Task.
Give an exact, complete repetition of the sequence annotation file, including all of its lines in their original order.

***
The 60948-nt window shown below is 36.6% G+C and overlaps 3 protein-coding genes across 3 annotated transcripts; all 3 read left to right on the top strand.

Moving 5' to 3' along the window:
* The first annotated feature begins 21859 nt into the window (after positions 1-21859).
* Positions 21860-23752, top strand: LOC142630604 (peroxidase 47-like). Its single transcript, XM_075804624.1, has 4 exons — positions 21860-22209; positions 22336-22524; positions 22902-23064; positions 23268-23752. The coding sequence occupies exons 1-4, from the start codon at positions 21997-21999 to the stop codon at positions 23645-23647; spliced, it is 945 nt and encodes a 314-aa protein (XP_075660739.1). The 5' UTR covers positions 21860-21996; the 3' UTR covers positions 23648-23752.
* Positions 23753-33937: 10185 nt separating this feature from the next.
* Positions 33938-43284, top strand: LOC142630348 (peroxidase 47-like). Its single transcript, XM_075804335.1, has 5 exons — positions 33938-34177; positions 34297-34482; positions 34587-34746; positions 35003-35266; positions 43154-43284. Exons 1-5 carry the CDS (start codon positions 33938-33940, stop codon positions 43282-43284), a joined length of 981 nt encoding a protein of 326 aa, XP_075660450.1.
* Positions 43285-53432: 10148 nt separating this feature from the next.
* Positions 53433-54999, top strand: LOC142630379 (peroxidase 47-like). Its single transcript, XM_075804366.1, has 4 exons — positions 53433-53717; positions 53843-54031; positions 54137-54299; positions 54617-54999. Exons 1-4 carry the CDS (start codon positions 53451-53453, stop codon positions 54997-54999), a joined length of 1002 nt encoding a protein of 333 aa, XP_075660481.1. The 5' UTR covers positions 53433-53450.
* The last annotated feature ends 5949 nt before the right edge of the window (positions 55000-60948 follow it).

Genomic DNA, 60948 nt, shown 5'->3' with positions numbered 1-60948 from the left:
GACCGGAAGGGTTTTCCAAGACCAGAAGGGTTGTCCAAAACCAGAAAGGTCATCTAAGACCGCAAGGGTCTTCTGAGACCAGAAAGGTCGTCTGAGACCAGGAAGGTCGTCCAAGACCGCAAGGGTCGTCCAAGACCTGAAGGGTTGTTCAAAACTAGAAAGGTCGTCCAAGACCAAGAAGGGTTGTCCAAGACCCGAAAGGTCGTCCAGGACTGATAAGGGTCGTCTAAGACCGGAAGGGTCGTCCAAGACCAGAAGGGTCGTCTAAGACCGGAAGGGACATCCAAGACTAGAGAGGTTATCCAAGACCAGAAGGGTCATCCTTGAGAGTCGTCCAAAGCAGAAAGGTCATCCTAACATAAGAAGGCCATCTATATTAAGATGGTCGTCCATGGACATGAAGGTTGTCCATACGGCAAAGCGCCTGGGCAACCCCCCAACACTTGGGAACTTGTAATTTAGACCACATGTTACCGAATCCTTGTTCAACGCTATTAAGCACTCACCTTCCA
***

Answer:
The 60948-nt window shown below is 36.6% G+C and overlaps 3 protein-coding genes across 3 annotated transcripts; all 3 read left to right on the top strand.

Moving 5' to 3' along the window:
* The first annotated feature begins 21859 nt into the window (after positions 1-21859).
* Positions 21860-23752, top strand: LOC142630604 (peroxidase 47-like). Its single transcript, XM_075804624.1, has 4 exons — positions 21860-22209; positions 22336-22524; positions 22902-23064; positions 23268-23752. The coding sequence occupies exons 1-4, from the start codon at positions 21997-21999 to the stop codon at positions 23645-23647; spliced, it is 945 nt and encodes a 314-aa protein (XP_075660739.1). The 5' UTR covers positions 21860-21996; the 3' UTR covers positions 23648-23752.
* Positions 23753-33937: 10185 nt separating this feature from the next.
* Positions 33938-43284, top strand: LOC142630348 (peroxidase 47-like). Its single transcript, XM_075804335.1, has 5 exons — positions 33938-34177; positions 34297-34482; positions 34587-34746; positions 35003-35266; positions 43154-43284. Exons 1-5 carry the CDS (start codon positions 33938-33940, stop codon positions 43282-43284), a joined length of 981 nt encoding a protein of 326 aa, XP_075660450.1.
* Positions 43285-53432: 10148 nt separating this feature from the next.
* Positions 53433-54999, top strand: LOC142630379 (peroxidase 47-like). Its single transcript, XM_075804366.1, has 4 exons — positions 53433-53717; positions 53843-54031; positions 54137-54299; positions 54617-54999. Exons 1-4 carry the CDS (start codon positions 53451-53453, stop codon positions 54997-54999), a joined length of 1002 nt encoding a protein of 333 aa, XP_075660481.1. The 5' UTR covers positions 53433-53450.
* The last annotated feature ends 5949 nt before the right edge of the window (positions 55000-60948 follow it).

Genomic DNA, 60948 nt, shown 5'->3' with positions numbered 1-60948 from the left:
GACCGGAAGGGTTTTCCAAGACCAGAAGGGTTGTCCAAAACCAGAAAGGTCATCTAAGACCGCAAGGGTCTTCTGAGACCAGAAAGGTCGTCTGAGACCAGGAAGGTCGTCCAAGACCGCAAGGGTCGTCCAAGACCTGAAGGGTTGTTCAAAACTAGAAAGGTCGTCCAAGACCAAGAAGGGTTGTCCAAGACCCGAAAGGTCGTCCAGGACTGATAAGGGTCGTCTAAGACCGGAAGGGTCGTCCAAGACCAGAAGGGTCGTCTAAGACCGGAAGGGACATCCAAGACTAGAGAGGTTATCCAAGACCAGAAGGGTCATCCTTGAGAGTCGTCCAAAGCAGAAAGGTCATCCTAACATAAGAAGGCCATCTATATTAAGATGGTCGTCCATGGACATGAAGGTTGTCCATACGGCAAAGCGCCTGGGCAACCCCCCAACACTTGGGAACTTGTAATTTAGACCACATGTTACCGAATCCTTGTTCAACGCTATTAAGCACTCACCTTCCA